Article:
>Secretary of Health Michael O. Leavitt has stepped up to protect the right of conscience and conscientious refusal, specifically in the right not to be forced to commit or be complicit in abortion and other forms of killing. The Secretary has sent a letter to the President of the American College of Obstetrics and Gynecology warning about a possible conflict with Federal anti-discrimination rulings secondary to ACOG’s Ethics Statement #385. (that’s a pdf)
See the LifeEthics post explaining the origin of the conflict, here.
The American Association of Pro-Life Obstetrics and Gynecology, alerted us to the Press Release sent out by the HHS, most likely due to the fact that the ACOG Ethics Committee is meeting Monday and Tuesday, March 17 and 18.
Here’s the news item:
FOR IMMEDIATE RELEASE Contact: HHS Press Office
Friday, March 14, 2008 (202) 690-6343
HHS SECRETARY CALLS ON CERTIFICATION GROUP TO PROTECT CONSCIENCE RIGHTS
Unless changes are made, physicians could be forced to refer patients for abortions even if it violates their conscience
Health and Human Services Secretary Mike Leavitt today expressed disappointment in a new policy put forth by the American College of Obstetricians and Gynecologists (ACOG).He also called on the American Board of Obstetrics and Gynecology (ABOG) to reject this policy and protect the conscience rights of physicians.
In a letter sent to ABOG Executive Director Dr. Norman Grant today asking for clarification, Secretary Leavitt notes, “It appears that the interaction of the [ABOG Bulletin for 2008 Maintenance of Certification] with the ACOG ethics report would force physicians to violate their conscience by referring patients for abortions or taking other objectionable actions, or risk losing their board certification.”
In particular, the Secretary expressed concern that enforcement of this ACOG policy by certain federally-funded entities would violate federal laws against discrimination.
Secretary Leavitt continues, “As you know, Congress has protected the rights of physicians and other health care professionals by passing two non-discrimination laws and annually renewing an appropriations rider that protect the rights, including conscience rights, of health care professionals in programs or facilities conducted or supported by federal funds.”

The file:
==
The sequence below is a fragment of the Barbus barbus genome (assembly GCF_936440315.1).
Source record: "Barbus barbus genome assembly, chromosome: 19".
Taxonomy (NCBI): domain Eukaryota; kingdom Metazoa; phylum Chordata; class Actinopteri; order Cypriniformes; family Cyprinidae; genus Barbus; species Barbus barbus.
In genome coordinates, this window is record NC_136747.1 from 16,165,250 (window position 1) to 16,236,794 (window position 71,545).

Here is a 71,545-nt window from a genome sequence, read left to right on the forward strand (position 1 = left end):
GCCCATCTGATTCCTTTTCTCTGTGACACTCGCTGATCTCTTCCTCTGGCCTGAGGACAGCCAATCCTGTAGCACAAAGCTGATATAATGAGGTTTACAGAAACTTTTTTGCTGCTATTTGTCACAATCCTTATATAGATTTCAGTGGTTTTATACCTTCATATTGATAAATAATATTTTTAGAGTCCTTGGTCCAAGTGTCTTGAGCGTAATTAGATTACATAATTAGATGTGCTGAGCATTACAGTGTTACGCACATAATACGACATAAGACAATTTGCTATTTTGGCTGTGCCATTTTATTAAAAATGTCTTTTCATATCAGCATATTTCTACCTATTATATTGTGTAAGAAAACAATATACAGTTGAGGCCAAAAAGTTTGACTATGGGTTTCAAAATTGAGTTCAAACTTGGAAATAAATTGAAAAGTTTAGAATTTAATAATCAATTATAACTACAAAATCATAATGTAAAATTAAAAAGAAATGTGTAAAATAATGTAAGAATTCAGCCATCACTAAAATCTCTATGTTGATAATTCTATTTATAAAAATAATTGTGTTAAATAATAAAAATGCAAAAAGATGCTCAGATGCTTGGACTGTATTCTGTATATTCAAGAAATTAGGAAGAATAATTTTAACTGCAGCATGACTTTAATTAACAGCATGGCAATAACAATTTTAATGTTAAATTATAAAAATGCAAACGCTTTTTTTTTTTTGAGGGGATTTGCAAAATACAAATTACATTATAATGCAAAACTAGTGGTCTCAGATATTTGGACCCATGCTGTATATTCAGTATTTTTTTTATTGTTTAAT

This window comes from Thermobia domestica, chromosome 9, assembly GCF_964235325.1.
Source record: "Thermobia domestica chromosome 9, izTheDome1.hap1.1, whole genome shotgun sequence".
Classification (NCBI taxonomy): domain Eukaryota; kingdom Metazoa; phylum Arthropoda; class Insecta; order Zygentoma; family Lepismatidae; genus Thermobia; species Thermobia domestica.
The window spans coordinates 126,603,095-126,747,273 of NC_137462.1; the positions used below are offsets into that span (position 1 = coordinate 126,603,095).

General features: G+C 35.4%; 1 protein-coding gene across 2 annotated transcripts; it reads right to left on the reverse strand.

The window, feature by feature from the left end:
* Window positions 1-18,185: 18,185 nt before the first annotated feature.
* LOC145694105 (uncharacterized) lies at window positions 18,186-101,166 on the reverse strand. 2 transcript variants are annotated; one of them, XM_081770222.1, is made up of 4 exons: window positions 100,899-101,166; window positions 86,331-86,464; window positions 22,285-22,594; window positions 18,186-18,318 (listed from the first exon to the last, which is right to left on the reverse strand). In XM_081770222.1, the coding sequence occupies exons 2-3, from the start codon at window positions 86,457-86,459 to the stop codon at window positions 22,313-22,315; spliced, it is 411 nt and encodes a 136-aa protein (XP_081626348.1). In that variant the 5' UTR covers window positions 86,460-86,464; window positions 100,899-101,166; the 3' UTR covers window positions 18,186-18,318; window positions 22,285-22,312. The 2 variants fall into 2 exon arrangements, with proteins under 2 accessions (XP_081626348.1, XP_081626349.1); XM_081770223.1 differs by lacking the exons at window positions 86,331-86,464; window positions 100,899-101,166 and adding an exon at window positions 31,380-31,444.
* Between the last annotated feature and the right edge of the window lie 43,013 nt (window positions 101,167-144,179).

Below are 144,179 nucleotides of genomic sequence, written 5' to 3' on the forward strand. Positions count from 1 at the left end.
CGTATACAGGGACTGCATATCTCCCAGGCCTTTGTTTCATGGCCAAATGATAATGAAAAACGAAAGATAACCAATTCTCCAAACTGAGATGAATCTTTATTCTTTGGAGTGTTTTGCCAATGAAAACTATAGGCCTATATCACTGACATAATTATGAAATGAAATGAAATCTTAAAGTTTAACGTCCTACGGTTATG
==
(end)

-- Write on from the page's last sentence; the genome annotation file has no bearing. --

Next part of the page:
The full text of Secretary Leavitt’s letter appears below:
Norman F. Gant, M.D.,
The American Board of Obstetrics and Gynecology
2915 Vine Street
Dallas, TX 75204
Dear Dr. Gant:
I am writing to express my strong concern over recent actions that undermine the conscience and other individual rights of health care providers. Specifically, I bring to your attention the potential interaction of the American Board of Obstetrics and Gynecology’s (ABOG) Bulletin for 2008 Maintenance of Certification (Bulletin with a recent report (Opinion Number 385) issued by the American College of Obstetricians and Gynecologists (ACOG) Ethics Committee on November 7, 2007 entitled “The Limits of Conscience Refusal in Reproductive Medicine”.
The ACOG Ethics Committee report recommends that in the context of providing abortions, “Physicians and other health care professionals have the duty to refer patients in a timely manner to other providers if they do not feel that they can in conscience provide the standard reproductive service that patients request.” It appears that the interaction of the ABOG Bulletin with the ACOG ethics report would force physicians to violate their conscience by referring patients for abortions or taking other objectionable actions, or risk losing their board certification.
As you know, Congress has protected the rights of physicians and other health care professionals by passing two non-discrimination laws and annually renewing an appropriations rider that protect the rights, including conscience rights, of health care professionals in programs or facilities conducted or supported by federal funds. (See 42 U.S.C. § 238n, 42 U.S.C. § 300a-7, and the Consolidated Appropriations Act, 2008, Pub. L. No. 110-161, 121 Stat. 1844, § 508). Additionally, threats to withhold or revoke board certification can cause serious economic harm to good practitioners.
I am concerned that the actions taken by ACOG and ABOG could result in the denial or revocation of Board certification of a physician who — but for his or her refusal, for example, to refer a patient for an abortion — would be certified. These actions, in turn, could result in certain HHS-funded State and local governments, institutions, or other entities that require Board certification taking action against the physician based just on the Board’s denial or revocation of certification. In particular, I am concerned that such actions by these entities would violate federal laws against discrimination.
In the hope that compliance of entities with the obligations that accompany certain federal funds will not be jeopardized, it would be helpful if you could clarify that ABOG will not rely on the ACOG Ethics Committee Report, “The Limits of Conscience Refusal in Reproductive Medicine” when making determinations of whether to grant or revoke board certifications.
Thank you very much for your assistance in this matter.
Michael O. Leavitt
Kenneth Noller, M.D.
The American College of Obstetricians and Gynecologists
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